Now see the most astonishing sight in history. The Judge of Mankind at the judgment bar of men! The Saviour of Mankind about to be killed by those whom He came to save! Think, what a mockery. His judges are the men who hated Him for rebuking their sin, the men who sent out spies to trap Him, the men who tried to kill Him. Could these men, with their spite and cant and hypocrisy and self-seeking, form any true judgment as to character of the loving, self-sacrificing Christ? No more than a bat could judge the sunshine. They called witnesses--for what? to find out the truth? (v. 59). Determined that He must die. Little they thought that thus they were doing what He wanted. He, too, was determined that He should die.

Now get the class to picture the place that we may see the scene of Peter's denial. As the police bring their prisoner they come (1) to the porch with pillars and porter's lodge. (2) Through this they pass into the courtyard open to the sky, where happened the scene of Peter's denial. (3) Beyond this, reached by steps, the judgment room. There were the judges. There came Jesus, pale and tired, with strong cords binding His hands, while without in the courtyard Peter and the servants were warming themselves at the fire. It seems that when all the disciples fled, Peter and John were ashamed and came back (john xviii. 15) but afar off (Mark xiv. 54). The doorkeeper knew John and let them in.

Now see the trial. Tell me about the false witnesses. Did they succeed? It seems as if He would get off free. They could not condemn Him. Was high priest pleased to see it? (v. 62). Could not sit still--so angry at his failure, and calm, dignified silence of prisoner. "Why don't you answer?" he cries. Could He have explained this story about Temple? But He knew it would be no use. They only wanted an excuse to condemn Him. Did He get fiercely angry? Did He ever in His life get fiercely angry? Yes (Mark x. 14); but it was for other's sake, never for His own. He could be fearfully angry at one who had led a little child astray; but He could be grandly patient and silent when they were cruelly ill-treating Himself. What a beautiful soul was His! He is trying to make us like that. Are we trying? At last the high priest gets an answer. Stung beyond endurance at the quiet silence of the Lord, he asks--what? I adjure thee by the living God, etc. (v. 63). No more silence now. Calmly, solemnly, the answer comes: "I am." And what more? How grand, how God-like, the answer. What a mean, unjust trial! If He had said "No," they would say "an impostor." He said "Yes" and they cried what? Thus was He condemned to death. Then comes the horrible, brutal treatment. We almost shrink from reading it. Fancy those brutal creatures cuffing and boxing Him; spitting in His face; tying bandages across His eyes in mockery to make Him guess who struck Him! Oh, how could they? And He was their God! Their Saviour!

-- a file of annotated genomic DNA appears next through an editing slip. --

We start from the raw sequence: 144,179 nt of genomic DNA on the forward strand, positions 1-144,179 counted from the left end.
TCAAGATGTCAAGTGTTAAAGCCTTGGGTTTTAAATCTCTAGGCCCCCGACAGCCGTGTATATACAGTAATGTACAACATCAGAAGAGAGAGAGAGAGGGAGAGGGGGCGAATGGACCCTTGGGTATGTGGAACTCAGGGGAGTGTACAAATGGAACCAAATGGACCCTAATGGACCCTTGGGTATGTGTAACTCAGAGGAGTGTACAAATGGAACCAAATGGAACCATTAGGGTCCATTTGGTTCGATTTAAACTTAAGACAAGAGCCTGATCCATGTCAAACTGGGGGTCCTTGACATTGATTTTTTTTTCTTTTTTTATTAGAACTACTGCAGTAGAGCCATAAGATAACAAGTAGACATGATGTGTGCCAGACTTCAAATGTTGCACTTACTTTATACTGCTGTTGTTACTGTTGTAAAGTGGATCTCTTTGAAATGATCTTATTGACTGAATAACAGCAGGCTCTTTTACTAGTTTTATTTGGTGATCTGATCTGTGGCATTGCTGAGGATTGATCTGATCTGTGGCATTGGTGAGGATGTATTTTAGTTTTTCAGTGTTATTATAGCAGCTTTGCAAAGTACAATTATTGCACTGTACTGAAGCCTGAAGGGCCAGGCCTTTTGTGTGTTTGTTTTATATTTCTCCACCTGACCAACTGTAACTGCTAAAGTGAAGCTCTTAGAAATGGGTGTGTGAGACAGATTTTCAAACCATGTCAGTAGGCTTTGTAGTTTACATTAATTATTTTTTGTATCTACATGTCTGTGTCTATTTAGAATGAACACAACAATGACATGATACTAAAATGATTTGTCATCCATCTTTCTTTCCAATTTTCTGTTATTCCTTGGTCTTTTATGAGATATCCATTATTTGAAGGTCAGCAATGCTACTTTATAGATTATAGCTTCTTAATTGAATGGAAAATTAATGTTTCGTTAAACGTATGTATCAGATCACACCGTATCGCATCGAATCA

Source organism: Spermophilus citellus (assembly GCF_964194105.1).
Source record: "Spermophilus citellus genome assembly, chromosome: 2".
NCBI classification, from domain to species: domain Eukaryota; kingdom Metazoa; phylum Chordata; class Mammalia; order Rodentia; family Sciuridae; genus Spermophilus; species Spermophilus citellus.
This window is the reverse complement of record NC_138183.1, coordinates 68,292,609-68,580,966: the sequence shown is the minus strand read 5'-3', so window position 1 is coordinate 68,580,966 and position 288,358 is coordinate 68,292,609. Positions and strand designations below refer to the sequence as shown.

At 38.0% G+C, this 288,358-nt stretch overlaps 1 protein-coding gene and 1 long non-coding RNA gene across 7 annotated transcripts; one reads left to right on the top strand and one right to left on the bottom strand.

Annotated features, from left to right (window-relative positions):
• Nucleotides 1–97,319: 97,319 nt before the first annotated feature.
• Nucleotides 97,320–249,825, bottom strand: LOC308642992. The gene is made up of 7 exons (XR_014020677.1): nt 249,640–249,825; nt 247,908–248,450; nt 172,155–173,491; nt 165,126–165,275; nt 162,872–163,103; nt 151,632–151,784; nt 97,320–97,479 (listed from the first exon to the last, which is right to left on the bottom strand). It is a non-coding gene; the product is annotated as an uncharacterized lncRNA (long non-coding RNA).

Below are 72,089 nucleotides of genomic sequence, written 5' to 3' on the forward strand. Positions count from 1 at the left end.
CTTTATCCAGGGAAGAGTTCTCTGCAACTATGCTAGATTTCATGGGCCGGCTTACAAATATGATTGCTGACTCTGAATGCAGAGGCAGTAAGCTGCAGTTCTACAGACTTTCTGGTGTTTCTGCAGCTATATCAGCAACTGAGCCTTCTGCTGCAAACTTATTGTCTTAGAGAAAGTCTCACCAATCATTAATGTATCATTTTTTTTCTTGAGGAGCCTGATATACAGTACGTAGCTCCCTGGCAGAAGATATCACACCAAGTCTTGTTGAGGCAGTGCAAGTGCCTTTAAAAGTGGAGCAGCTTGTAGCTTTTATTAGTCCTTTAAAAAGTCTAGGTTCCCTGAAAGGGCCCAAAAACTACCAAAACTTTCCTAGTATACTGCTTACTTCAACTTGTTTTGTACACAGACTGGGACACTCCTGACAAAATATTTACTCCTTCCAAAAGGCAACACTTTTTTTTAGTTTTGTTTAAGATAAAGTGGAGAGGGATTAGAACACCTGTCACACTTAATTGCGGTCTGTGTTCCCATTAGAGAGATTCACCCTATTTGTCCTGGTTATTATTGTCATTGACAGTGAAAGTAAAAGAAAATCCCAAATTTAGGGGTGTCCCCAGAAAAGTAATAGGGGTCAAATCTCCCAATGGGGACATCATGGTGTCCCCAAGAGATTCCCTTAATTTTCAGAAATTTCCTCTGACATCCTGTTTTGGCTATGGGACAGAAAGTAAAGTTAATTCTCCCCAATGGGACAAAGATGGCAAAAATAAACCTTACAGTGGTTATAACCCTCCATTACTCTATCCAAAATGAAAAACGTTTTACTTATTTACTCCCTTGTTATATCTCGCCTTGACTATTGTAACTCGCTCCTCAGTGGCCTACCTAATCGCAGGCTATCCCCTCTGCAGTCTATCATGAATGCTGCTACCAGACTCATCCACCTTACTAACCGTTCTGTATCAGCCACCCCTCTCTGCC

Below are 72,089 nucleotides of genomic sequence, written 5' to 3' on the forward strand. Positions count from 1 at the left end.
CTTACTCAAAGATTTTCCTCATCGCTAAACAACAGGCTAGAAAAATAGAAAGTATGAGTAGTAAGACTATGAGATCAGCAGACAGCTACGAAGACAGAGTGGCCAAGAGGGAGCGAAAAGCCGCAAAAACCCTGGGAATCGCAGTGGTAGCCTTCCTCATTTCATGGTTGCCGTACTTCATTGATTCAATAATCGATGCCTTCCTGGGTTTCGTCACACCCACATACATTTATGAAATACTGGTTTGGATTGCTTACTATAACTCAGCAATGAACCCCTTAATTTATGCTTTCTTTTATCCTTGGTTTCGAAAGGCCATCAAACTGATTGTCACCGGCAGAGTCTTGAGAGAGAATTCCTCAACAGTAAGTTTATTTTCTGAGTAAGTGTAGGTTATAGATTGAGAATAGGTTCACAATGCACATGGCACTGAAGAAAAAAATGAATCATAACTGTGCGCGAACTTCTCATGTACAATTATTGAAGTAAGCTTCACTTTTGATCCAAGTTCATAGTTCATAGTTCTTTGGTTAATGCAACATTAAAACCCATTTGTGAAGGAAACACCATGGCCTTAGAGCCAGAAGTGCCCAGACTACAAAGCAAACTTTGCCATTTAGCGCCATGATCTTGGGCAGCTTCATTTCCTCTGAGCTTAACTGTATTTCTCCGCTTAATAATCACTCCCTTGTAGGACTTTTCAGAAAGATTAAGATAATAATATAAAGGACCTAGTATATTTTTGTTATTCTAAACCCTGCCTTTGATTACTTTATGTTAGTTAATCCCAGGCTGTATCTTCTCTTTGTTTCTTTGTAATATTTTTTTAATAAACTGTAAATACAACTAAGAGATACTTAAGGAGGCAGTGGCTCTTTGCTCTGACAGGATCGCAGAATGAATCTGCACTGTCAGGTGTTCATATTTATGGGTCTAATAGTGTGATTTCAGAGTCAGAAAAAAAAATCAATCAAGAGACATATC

§ 3. The Testing of Peter.

At last they have pronounced His condemnation and gathered what evidence they could for the final trial before Pilate in the morning, for it is not lawful for the Jews to put any man to death (John xviii. 31). Only the Roman governor can pass the death sentence.

Now they march down the steps, down into the courtyard on the way out. And there in the courtyard is the frightened Peter. Another trial was going on down there. Peter being tested. Poor Peter! He found it much easier to be religious and confident before the danger came: Remember the Lord's warning last night and Peter's confident reply? (v. 33). We never know ourselves till tested. Ashamed of running away, he had come in now, and tried to seem at ease, sitting with servants at fire, but very frightened. Would they find out about Malchus' ear? Suddenly, without preparation, his testing begins. How? (v. 69). Did you ever tell a lie when suddenly asked, and you had not time to decide? So Peter now. A sudden temptation like that is a good test of us. Cultivate habit of bold, transparent truth always, and then you will never be taken unawares. Then he tried to escape this girl; out into the porch, where the groups of people waited. But the girl followed him and repeated the charge. What happened? (v. 71). How did the third suspicion come? Galilean accent--country brogue. Peter, now utterly terrified, cursed and swore that he did not even know Jesus! What a horrible thing! (v. 74).

So God's testing of Peter was over. Peter had shamefully failed. Oh, how could he! With the Master who loved him being persecuted to death, and all the world against Him, would it not be better to suffer anything rather than desert Him? And in a minute he saw this himself. In the cold, grey dawn outside he heard the cock crow, and just then they were hurrying out the Lord, condemned to death. And as He passed out He gave Peter that one look of unutterable pain that nearly broke poor Peter's heart. And Peter remembered the word of the Lord, Before the cock crow thou shalt deny me thrice. "And he went out and wept bitterly."

Could Christ ever forgive such a sin? Such sorrow as Peter's will always bring forgiveness. St. Clement tells that Peter never forgot this sin--that whenever he heard a cock crow, he would get out of his bed and cry again to the Lord in shame and tears. See how sweetly the Lord forgave him. Even on the cross and in the Hades world He was thinking of poor Peter. Think of the touching message He left with the angels for the women at the tomb: "Go and tell my disciples and Peter--Peter, who has denied Me--Peter, who is breaking his heart, and thinks I have cast him out for ever--tell him especially." Oh, no wonder Peter was so fond of Him. No wonder that burst of eager, passionate devotion: "Lord, Thou knowest all things; Thou knowest that I love Thee!" (John xxi. 17).

§ 4. Judas.